Spoilers…but really not unless you lived under a rock.
How to describe a movie about this topic positively without sounding like a terrible person…that’s my conundrum. A similar issues was faced by the writers of this movie and boy did they do a good job. Somehow this movie about such a bad thing ended up being enjoyable to watch.
The writing was good. Normally movies based on reality can go one of two ways. They can either be too documentarial (which totally should be a word tyvm) or they can be a little too Hollywood. This movie was well-balanced. It treated the subject with the respect and honesty it deserved but still somehow managed to bring moments of levity that didn’t feel out-of-place. I was impressed that I could laugh without feeling like a terrible person. It didn’t really get that heavy in tone. Instead, the most poignant moment of the movie for me was a comment about “good Germans”.
The acting was decent. It was a little overdone by some people and a little boring by others. Really nobody stood out as irreplaceable actors. They all did good enough but nobody shone. Basically, nobody deserves praise but nobody deserves censure. It’s obvious why people were cast in certain parts. I was neither overwhelmed nor underwhelmed or whelmed at all really. The acting existed merely for the story.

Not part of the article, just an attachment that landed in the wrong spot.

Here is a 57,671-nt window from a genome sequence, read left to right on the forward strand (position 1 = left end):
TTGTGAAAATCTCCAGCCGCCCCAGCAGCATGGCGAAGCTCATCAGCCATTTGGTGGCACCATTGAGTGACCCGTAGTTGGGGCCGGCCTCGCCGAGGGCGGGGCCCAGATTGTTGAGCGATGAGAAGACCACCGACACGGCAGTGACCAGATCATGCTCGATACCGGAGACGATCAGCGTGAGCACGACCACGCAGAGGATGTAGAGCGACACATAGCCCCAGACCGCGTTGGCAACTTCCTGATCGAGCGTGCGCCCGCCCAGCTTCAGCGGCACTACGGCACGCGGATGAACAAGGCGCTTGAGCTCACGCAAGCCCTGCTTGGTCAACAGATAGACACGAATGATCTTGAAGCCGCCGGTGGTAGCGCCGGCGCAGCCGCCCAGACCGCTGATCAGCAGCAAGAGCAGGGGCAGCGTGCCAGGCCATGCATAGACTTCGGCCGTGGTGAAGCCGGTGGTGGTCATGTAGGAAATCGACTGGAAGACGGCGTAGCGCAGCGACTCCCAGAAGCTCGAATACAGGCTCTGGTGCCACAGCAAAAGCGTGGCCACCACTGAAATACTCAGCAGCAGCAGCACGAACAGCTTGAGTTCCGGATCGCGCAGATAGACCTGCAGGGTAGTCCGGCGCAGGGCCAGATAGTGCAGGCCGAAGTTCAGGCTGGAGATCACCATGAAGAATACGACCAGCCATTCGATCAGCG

They didn’t really try anything special with this movie. No cinematographic tricks or lighting or odd music. It was just a good movie with good pacing and a balanced script.
Verdict: It wasn’t an amazing film and it isn’t even close to the best film out there for experience, story, weight, etc. And you really don’t need to see it in theaters. You could probably see it with mixed company but maybe still consider before watching it with kids because you may have to explain some things to them. But honestly, if you don’t see the movie it wouldn’t hurt you. It reminds me of Doubt in that I feel the same level of positive passivity with recommending it.